Eight years after completion of the wharf project, Zachry and the Port of Houston continue to slug
it out in the appellate courts and continue to refi ne Texas construction law along the way. In the
latest appellate opinion, the Court of Appeals details the general contractor’s control of the means
and methods of their work without interference from a governmental entity. It also supports a
subcontractor’s use of a pass-through claim as a cost efficient way to recover damages.
By now most of us are familiar with the project and the previous decisions. Zachry sued the Port
claiming breach after the Port denied Zachry the right to continue construction using its frozen
cutoff wall. The Texas Supreme Court upheld the jury’s $20 million verdict for Zachry, ruling that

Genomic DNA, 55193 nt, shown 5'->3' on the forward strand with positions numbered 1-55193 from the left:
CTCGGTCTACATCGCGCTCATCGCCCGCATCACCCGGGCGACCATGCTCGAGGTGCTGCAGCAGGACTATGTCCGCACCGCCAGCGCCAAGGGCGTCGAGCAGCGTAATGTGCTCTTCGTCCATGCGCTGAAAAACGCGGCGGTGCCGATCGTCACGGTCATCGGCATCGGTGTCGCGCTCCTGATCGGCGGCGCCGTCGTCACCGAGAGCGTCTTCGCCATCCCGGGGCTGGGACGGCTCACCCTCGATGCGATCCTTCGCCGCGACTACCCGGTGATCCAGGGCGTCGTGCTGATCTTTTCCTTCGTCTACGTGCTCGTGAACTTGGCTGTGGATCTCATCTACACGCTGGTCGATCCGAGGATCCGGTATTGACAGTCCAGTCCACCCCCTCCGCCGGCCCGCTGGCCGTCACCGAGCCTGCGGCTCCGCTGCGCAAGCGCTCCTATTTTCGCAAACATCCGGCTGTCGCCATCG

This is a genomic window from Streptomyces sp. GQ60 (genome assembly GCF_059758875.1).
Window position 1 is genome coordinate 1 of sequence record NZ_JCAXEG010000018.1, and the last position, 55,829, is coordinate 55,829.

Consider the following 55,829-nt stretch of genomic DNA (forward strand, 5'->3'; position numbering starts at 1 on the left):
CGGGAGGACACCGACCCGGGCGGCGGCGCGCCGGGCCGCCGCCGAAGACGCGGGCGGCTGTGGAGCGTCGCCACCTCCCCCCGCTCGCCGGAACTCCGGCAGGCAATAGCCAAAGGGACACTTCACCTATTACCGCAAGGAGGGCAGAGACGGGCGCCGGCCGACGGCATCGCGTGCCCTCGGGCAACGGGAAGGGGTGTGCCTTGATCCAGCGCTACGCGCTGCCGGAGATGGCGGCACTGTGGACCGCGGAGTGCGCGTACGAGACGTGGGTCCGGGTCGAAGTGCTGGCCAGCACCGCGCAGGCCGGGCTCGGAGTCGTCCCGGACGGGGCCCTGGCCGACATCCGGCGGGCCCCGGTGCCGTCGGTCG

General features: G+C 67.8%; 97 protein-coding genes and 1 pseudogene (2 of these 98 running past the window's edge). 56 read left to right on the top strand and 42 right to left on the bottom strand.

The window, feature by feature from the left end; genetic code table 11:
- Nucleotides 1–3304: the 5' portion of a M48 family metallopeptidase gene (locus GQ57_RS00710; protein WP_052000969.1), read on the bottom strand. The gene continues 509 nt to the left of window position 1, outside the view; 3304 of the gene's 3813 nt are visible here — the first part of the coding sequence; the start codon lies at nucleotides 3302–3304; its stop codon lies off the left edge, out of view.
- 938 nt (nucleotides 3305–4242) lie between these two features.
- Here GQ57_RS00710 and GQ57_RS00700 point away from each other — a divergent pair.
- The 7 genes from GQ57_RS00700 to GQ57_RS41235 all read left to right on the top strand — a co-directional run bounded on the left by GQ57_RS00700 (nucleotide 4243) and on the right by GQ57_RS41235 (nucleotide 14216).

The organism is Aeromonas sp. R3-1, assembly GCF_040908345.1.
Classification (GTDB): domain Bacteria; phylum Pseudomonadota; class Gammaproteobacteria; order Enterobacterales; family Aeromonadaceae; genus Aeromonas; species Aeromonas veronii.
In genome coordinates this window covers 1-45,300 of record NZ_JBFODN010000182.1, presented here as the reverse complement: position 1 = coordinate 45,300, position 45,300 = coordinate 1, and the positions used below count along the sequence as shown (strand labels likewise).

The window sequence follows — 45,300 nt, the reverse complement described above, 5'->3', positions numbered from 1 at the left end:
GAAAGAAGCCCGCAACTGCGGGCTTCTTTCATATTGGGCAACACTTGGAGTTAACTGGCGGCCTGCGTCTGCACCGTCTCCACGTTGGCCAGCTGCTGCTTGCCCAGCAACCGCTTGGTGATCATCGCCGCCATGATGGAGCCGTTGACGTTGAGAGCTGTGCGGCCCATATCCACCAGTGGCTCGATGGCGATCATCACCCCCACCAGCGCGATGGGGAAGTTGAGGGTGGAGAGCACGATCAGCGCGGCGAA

the Port’s “no damages for delay” clause would not bar Zachry’s claim in light of the Port’s active
interference with Zachry’s work. The Supreme Court then sent the case back to the Court of
Appeals to consider other arguments that the Port had made.
That led to the most recent decision. In December, 2016, the Houston Fourteenth Court of Appeals
ruled in favor of Zachry on all issues and affirmed the jury verdict. In doing so, the Court of Appeals
provides several lessons or reminders on Texas Construction law.
Reprinted courtesy of Angela A.L. Connor, Peckar & Abramson, P.C. and Curtis W. Martin, Peckar & Abramson, P.C.
Ms. Connor may be contacted at email@example.com
Mr. Martin may be contacted at firstname.lastname@example.org